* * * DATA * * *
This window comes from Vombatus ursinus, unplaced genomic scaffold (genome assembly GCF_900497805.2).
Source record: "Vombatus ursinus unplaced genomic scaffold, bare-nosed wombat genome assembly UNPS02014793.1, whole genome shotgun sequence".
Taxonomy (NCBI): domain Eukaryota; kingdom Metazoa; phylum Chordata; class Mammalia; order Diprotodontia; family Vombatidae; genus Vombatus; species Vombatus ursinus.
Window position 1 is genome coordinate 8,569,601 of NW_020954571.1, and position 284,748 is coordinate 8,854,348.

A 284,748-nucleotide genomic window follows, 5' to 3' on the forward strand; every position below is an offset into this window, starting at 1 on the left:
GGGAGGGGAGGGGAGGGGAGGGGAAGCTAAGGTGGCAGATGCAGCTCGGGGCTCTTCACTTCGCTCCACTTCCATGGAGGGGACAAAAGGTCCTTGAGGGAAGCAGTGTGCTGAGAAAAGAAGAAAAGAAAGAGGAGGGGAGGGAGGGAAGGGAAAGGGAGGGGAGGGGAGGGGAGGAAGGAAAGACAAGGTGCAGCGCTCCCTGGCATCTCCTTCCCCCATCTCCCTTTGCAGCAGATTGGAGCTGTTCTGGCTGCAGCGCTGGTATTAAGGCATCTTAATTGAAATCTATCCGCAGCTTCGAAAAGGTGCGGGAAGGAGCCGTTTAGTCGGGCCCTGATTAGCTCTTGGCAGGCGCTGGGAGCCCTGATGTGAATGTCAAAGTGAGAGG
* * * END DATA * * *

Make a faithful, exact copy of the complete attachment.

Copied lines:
This window comes from Vombatus ursinus, unplaced genomic scaffold (genome assembly GCF_900497805.2).
Source record: "Vombatus ursinus unplaced genomic scaffold, bare-nosed wombat genome assembly UNPS02014793.1, whole genome shotgun sequence".
Taxonomy (NCBI): domain Eukaryota; kingdom Metazoa; phylum Chordata; class Mammalia; order Diprotodontia; family Vombatidae; genus Vombatus; species Vombatus ursinus.
Window position 1 is genome coordinate 8,569,601 of NW_020954571.1, and position 284,748 is coordinate 8,854,348.

A 284,748-nucleotide genomic window follows, 5' to 3' on the forward strand; every position below is an offset into this window, starting at 1 on the left:
GGGAGGGGAGGGGAGGGGAGGGGAAGCTAAGGTGGCAGATGCAGCTCGGGGCTCTTCACTTCGCTCCACTTCCATGGAGGGGACAAAAGGTCCTTGAGGGAAGCAGTGTGCTGAGAAAAGAAGAAAAGAAAGAGGAGGGGAGGGAGGGAAGGGAAAGGGAGGGGAGGGGAGGGGAGGAAGGAAAGACAAGGTGCAGCGCTCCCTGGCATCTCCTTCCCCCATCTCCCTTTGCAGCAGATTGGAGCTGTTCTGGCTGCAGCGCTGGTATTAAGGCATCTTAATTGAAATCTATCCGCAGCTTCGAAAAGGTGCGGGAAGGAGCCGTTTAGTCGGGCCCTGATTAGCTCTTGGCAGGCGCTGGGAGCCCTGATGTGAATGTCAAAGTGAGAGG